In addition, Hema emphasizes freshness, particularly seafood; stores display many large water tanks containing live crustaceans.

JD.COM/7 Fresh: JD.com, the second largest e-commerce platform in China has announced a retail strategy similar to Alibaba’s New Retail, called “Unbounded Retail.”

To implement its Unbounded Retail strategy and to compete with Hema supermarkets, JD.com has opened stores in Beijing, called 7 Fresh. 7 Fresh sells only food products, 75% of which are fresh. Like Hema, 7Fresh offers a fast delivery service (in 30 minutes within a five-kilometer radius compared to 3 km for its rival Hema) and a kitchen/restaurant area. The greatest innovation is robotic smart carts, which guide customers through the aisles and can even follow them.

Tencent/Carrefour le Marché: Last year, Carrefour China and Tencent launched their first smart store in Shanghai, Carrefour’s first global initiative in intelligent distribution. Carrefour is trying to reposition itself on the Chinese market from the classic hypermarket model to more flexible retail models. Indeed, last year, Carrefour saw turnover fall by 6.6%.

According to Fung Business Intelligence, the store has more than 25,000 different references, and food represents about 80%. In partnership with the giant Tencent, which provides Wechat Pay authorizations, Carrefour le Marché offers a Scan & Go system to pay without going through the checkouts. Carrefour Le Marché looks like the other smart supermarkets riding the New Retail wave, focusing on technology, fluidity, quality and an omni-channel approach.

Grocery market disrupted

The grocery retail landscape in China is traditionally composed of three different types of stores: huge hypermarkets often located on the outskirts of cities, more traditional supermarkets within towns and ubiquitous convenience stores. Hypermarkets and supermarkets appear to be in decline, with stores closures a constant theme, while convenience stores have remained popular. Traditional hypermarkets and supermarkets are likely to suffer in a new retail environment, to the benefit of convenience stores.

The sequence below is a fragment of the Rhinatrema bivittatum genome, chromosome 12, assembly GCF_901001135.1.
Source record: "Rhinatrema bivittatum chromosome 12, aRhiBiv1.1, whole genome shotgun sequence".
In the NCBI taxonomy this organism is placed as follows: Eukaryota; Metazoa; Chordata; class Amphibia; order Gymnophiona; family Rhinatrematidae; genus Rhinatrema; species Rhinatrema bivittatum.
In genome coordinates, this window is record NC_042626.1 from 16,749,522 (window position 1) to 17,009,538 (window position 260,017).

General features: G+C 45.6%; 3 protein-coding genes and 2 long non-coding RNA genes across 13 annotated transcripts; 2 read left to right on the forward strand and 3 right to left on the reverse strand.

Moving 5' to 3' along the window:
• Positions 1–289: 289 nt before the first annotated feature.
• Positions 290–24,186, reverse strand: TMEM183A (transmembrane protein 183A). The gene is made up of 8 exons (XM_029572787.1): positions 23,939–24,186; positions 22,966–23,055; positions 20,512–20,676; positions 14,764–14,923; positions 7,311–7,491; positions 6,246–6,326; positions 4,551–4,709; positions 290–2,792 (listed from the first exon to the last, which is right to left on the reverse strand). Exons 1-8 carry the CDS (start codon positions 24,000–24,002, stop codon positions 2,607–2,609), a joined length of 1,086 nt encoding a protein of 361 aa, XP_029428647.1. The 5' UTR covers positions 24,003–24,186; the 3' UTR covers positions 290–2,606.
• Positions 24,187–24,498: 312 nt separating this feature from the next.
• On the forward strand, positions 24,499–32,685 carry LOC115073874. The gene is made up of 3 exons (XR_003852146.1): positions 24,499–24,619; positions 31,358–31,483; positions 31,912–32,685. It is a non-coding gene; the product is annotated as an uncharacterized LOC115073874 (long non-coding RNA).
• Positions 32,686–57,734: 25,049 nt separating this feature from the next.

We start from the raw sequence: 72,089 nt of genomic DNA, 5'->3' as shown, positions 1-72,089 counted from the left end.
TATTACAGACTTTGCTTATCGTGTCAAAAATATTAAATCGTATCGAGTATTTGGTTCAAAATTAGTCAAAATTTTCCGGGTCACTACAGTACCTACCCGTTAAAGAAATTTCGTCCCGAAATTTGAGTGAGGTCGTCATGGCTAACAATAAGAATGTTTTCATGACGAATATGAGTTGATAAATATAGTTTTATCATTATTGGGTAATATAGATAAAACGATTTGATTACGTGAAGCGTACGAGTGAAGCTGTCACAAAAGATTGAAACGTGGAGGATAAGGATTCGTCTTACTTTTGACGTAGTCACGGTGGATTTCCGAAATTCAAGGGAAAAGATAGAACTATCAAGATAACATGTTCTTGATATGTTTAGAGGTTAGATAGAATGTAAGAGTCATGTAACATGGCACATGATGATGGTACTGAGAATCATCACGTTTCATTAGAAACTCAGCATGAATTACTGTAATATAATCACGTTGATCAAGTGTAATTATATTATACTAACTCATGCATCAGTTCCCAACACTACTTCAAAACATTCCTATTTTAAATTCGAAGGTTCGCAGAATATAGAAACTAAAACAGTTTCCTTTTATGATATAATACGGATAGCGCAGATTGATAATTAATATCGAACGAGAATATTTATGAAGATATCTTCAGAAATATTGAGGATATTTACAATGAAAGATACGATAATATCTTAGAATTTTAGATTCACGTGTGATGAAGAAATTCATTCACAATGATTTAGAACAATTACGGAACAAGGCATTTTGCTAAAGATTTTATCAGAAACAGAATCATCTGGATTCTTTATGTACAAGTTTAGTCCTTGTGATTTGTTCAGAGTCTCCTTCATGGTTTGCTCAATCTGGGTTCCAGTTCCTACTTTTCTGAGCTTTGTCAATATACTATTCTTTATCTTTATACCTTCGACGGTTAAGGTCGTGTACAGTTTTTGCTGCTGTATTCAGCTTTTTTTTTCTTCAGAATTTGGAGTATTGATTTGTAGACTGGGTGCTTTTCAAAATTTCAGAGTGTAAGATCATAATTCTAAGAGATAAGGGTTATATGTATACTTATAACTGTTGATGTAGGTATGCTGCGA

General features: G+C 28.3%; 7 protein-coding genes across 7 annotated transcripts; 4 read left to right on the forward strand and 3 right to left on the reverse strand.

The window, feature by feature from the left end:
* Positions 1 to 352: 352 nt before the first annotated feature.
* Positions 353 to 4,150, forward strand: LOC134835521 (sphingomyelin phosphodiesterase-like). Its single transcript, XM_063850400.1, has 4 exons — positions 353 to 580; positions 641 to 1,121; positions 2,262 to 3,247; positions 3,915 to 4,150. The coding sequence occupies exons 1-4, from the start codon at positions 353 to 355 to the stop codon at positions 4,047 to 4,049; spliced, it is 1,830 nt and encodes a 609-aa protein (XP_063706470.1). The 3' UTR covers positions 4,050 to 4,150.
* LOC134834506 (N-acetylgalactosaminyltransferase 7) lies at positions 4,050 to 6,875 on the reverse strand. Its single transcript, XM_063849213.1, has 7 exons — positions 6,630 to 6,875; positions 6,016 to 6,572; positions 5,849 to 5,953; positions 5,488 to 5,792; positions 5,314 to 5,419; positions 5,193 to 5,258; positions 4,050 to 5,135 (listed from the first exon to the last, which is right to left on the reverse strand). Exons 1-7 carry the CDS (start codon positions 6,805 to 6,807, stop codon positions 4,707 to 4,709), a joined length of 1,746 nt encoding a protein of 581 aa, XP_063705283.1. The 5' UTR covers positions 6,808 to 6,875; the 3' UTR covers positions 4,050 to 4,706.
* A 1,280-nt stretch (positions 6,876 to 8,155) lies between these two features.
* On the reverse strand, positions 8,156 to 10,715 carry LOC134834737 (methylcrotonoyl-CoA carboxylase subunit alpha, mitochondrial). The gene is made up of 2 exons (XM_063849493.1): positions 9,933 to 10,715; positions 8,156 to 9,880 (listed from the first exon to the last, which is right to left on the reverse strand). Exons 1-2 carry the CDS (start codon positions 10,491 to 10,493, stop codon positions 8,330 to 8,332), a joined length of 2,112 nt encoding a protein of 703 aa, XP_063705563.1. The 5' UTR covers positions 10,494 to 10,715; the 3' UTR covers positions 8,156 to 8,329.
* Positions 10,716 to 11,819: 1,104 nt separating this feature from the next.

As Alibaba pushes for physical omnipresence in China, has announced that it wants to connect with 6 million local stores in China. The strategic idea is to bring its new retail management technology, the Ling Shou Tong system, to these physical stores to strengthen its bricks-and-mortar presence.

LST is an app developed by Alibaba that helps stores optimize product supply and increase sales. This “one-stop solution for digital transformation” provides recommendations to stores, helps them analyze their sales and expenses, manage promotions and improve the presentation of their products in stores.

Alibaba began to deploy this solution free of charge in strategic stores; in exchange, stores must let Alibaba use their storefronts and provide all their customer data. At the end of 2018, at the Alibaba LST Retail Conference, Lin Xiaohai, general manager of the LST Retail business, announced that the number of retail outlets covered by Ling Shou Tong had exceeded 1 million.

According to Alibaba, New Retail will allow convenience stores to remain competitive on the market: “We share a common goal with millions of small shop owners, which is to turn every one of them into a smart store that blurs the boundaries of online and offline retail to bring together the power of both retail spaces,” said Ali CEO Daniel Zhang.

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Daxue Consulting

Daxue Consulting is a China-focused market research company dedicated to providing the best specially tailored, high-quality, customer specific data in one of the most challenging markets in the world,...